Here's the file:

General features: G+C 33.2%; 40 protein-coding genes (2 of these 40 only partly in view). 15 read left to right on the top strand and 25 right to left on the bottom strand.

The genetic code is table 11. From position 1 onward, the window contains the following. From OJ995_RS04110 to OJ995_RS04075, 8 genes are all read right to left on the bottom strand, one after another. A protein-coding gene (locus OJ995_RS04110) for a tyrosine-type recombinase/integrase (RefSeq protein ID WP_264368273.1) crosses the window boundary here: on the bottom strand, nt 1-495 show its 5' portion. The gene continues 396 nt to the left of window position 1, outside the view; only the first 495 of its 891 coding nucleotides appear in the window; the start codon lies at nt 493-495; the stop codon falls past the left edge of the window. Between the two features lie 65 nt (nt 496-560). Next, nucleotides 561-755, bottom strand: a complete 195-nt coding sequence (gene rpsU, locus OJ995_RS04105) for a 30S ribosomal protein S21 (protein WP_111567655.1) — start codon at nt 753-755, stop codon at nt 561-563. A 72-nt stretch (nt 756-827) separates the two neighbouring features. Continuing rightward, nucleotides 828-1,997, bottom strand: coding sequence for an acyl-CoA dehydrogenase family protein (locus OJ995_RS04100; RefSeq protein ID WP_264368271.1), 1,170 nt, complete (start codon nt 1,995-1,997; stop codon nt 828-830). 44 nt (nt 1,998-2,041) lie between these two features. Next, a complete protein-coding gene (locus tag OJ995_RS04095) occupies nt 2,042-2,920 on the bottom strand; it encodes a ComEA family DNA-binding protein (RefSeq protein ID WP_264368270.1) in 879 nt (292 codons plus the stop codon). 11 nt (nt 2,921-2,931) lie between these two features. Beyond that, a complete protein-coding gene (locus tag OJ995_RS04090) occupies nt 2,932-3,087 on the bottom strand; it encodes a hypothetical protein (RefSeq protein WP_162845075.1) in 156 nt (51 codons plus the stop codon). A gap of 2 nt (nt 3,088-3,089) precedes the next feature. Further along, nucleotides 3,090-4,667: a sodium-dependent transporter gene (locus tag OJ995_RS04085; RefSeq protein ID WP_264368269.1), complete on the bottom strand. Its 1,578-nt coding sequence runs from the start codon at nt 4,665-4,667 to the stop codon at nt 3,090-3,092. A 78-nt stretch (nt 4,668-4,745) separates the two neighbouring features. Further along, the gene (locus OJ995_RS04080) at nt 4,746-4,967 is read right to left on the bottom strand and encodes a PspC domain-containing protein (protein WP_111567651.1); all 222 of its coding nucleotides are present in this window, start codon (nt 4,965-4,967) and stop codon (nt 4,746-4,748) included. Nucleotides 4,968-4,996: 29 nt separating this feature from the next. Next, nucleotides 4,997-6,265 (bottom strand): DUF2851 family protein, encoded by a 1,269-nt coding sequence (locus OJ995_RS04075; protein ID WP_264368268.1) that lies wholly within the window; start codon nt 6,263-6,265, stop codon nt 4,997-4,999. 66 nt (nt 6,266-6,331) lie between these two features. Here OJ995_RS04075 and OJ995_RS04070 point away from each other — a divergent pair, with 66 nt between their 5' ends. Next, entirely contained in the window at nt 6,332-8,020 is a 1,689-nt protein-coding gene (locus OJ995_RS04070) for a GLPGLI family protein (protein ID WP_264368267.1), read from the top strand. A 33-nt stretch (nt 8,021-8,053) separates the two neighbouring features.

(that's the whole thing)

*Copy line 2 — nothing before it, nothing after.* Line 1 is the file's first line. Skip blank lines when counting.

The genetic code is table 11. From position 1 onward, the window contains the following. From OJ995_RS04110 to OJ995_RS04075, 8 genes are all read right to left on the bottom strand, one after another. A protein-coding gene (locus OJ995_RS04110) for a tyrosine-type recombinase/integrase (RefSeq protein ID WP_264368273.1) crosses the window boundary here: on the bottom strand, nt 1-495 show its 5' portion. The gene continues 396 nt to the left of window position 1, outside the view; only the first 495 of its 891 coding nucleotides appear in the window; the start codon lies at nt 493-495; the stop codon falls past the left edge of the window. Between the two features lie 65 nt (nt 496-560). Next, nucleotides 561-755, bottom strand: a complete 195-nt coding sequence (gene rpsU, locus OJ995_RS04105) for a 30S ribosomal protein S21 (protein WP_111567655.1) — start codon at nt 753-755, stop codon at nt 561-563. A 72-nt stretch (nt 756-827) separates the two neighbouring features. Continuing rightward, nucleotides 828-1,997, bottom strand: coding sequence for an acyl-CoA dehydrogenase family protein (locus OJ995_RS04100; RefSeq protein ID WP_264368271.1), 1,170 nt, complete (start codon nt 1,995-1,997; stop codon nt 828-830). 44 nt (nt 1,998-2,041) lie between these two features. Next, a complete protein-coding gene (locus tag OJ995_RS04095) occupies nt 2,042-2,920 on the bottom strand; it encodes a ComEA family DNA-binding protein (RefSeq protein ID WP_264368270.1) in 879 nt (292 codons plus the stop codon). 11 nt (nt 2,921-2,931) lie between these two features. Beyond that, a complete protein-coding gene (locus tag OJ995_RS04090) occupies nt 2,932-3,087 on the bottom strand; it encodes a hypothetical protein (RefSeq protein WP_162845075.1) in 156 nt (51 codons plus the stop codon). A gap of 2 nt (nt 3,088-3,089) precedes the next feature. Further along, nucleotides 3,090-4,667: a sodium-dependent transporter gene (locus tag OJ995_RS04085; RefSeq protein ID WP_264368269.1), complete on the bottom strand. Its 1,578-nt coding sequence runs from the start codon at nt 4,665-4,667 to the stop codon at nt 3,090-3,092. A 78-nt stretch (nt 4,668-4,745) separates the two neighbouring features. Further along, the gene (locus OJ995_RS04080) at nt 4,746-4,967 is read right to left on the bottom strand and encodes a PspC domain-containing protein (protein WP_111567651.1); all 222 of its coding nucleotides are present in this window, start codon (nt 4,965-4,967) and stop codon (nt 4,746-4,748) included. Nucleotides 4,968-4,996: 29 nt separating this feature from the next. Next, nucleotides 4,997-6,265 (bottom strand): DUF2851 family protein, encoded by a 1,269-nt coding sequence (locus OJ995_RS04075; protein ID WP_264368268.1) that lies wholly within the window; start codon nt 6,263-6,265, stop codon nt 4,997-4,999. 66 nt (nt 6,266-6,331) lie between these two features. Here OJ995_RS04075 and OJ995_RS04070 point away from each other — a divergent pair, with 66 nt between their 5' ends. Next, entirely contained in the window at nt 6,332-8,020 is a 1,689-nt protein-coding gene (locus OJ995_RS04070) for a GLPGLI family protein (protein ID WP_264368267.1), read from the top strand. A 33-nt stretch (nt 8,021-8,053) separates the two neighbouring features.